New Ideas/Persuasion


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I had an idea that might be an epiphany... I think human nature is so important to understand, because it is our nature and it affects how we see and feel about everything. It also helps us understand the people we interact with. One thing I've found interesting about human nature is the way infants and young children learn, which is mostly by imitation. We learn how to walk, talk, and eventually think by imitating the people around us. I was reminded of this fact when thinking about why it is so hard for people to be persuaded.

 

I thought of a hypothesis that perhaps it's not ideas that change people's minds, but rather respect for the person with the new/different idea. A person is not persuaded by information as much as the source of that information, because the effect of changing one's beliefs is not simply changing one's beliefs, but to change one's beliefs to match the source. The goal of persuasion is not to make someone believe something in particular, but to persuade them to be more like you.  That is the biggest hurdle, especially when the person may not like you to begin with.

 

I  was just kicking this idea around in my head... I don't have much to say on it, but I thought someone might relate to this.

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2 hours ago, Dglgmut said:

I had an idea that might be an epiphany... I think human nature is so important to understand, because it is our nature and it affects how we see and feel about everything. It also helps us understand the people we interact with. One thing I've found interesting about human nature is the way infants and young children learn, which is mostly by imitation. We learn how to walk, talk, and eventually think by imitating the people around us. I was reminded of this fact when thinking about why it is so hard for people to be persuaded.

 

I thought of a hypothesis that perhaps it's not ideas that change people's minds, but rather respect for the person with the new/different idea. A person is not persuaded by information as much as the source of that information, because the effect of changing one's beliefs is not simply changing one's beliefs, but to change one's beliefs to match the source. The goal of persuasion is not to make someone believe something in particular, but to persuade them to be more like you.  That is the biggest hurdle, especially when the person may not like you to begin with.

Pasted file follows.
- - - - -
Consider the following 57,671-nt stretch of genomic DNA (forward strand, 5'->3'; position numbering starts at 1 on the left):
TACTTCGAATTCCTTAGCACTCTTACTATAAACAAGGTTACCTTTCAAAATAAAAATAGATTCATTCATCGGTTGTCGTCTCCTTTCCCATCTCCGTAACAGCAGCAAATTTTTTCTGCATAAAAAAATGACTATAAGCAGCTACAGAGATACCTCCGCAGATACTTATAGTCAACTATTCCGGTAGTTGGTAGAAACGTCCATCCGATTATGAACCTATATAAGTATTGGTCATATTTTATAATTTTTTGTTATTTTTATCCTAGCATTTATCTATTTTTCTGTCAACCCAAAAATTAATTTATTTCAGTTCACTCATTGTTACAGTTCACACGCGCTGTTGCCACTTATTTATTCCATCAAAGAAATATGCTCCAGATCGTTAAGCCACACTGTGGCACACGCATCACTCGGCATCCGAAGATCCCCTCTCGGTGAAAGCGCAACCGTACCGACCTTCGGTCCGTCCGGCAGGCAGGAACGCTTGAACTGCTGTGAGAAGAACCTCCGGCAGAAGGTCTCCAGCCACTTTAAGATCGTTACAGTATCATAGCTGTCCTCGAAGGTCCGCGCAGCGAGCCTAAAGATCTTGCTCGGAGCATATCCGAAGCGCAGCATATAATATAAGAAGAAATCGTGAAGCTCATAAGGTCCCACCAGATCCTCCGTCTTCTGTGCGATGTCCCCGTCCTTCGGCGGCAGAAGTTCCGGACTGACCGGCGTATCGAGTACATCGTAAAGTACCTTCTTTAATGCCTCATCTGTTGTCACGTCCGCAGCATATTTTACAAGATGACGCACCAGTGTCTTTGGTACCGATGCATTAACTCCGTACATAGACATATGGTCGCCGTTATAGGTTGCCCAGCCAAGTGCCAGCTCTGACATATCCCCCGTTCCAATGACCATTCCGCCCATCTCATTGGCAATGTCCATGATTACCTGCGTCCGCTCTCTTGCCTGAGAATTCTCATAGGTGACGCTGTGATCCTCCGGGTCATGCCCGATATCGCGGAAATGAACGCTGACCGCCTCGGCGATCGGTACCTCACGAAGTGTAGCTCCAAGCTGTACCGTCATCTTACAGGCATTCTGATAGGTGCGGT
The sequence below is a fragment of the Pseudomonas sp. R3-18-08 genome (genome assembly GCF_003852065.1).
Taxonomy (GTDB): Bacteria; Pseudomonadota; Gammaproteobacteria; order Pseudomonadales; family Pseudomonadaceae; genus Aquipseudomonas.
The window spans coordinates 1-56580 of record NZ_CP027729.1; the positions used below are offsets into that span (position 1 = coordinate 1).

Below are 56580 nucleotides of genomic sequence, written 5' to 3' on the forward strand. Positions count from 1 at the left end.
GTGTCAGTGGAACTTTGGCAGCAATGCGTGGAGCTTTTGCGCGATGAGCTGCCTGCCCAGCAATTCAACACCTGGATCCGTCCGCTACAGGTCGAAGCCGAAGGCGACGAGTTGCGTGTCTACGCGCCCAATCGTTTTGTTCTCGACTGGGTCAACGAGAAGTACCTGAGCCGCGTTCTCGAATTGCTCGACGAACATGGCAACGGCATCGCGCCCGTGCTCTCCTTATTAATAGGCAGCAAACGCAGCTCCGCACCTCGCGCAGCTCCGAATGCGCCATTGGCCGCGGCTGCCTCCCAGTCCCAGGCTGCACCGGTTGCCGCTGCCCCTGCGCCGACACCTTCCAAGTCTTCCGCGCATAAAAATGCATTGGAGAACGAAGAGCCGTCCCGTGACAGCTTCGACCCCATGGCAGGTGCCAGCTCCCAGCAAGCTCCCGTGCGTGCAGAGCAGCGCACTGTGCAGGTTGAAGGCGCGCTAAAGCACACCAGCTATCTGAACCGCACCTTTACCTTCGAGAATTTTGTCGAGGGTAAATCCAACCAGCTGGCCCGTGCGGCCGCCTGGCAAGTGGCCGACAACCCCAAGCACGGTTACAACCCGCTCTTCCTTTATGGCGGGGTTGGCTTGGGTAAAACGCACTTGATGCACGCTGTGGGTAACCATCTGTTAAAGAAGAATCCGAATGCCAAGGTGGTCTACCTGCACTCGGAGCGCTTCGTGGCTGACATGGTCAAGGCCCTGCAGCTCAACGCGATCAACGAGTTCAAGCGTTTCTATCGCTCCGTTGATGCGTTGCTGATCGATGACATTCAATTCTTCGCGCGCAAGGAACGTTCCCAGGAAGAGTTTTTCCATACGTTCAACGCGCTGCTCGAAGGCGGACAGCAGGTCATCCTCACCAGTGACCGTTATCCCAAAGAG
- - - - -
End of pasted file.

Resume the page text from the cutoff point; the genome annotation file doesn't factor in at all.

I  was just kicking this idea around in my head... I don't have much to say on it, but I thought someone might relate to this.

There's precedent for that...
"I like Ike"...
"I wanna be like Mike (Michael Jordan)"...
"Girls wanna be here, boys wanna meet her..."
 

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  • 2 weeks later...

This is more interesting to me than my other thread now because the other one is more of a dead end... The issue with this one is that it is almost a paradox. How do you persuade someone through leadership? This means demonstrating that persuasion is not the goal... the truth is the goal. You'd have to show them that you are open to being wrong, so that they may do the same.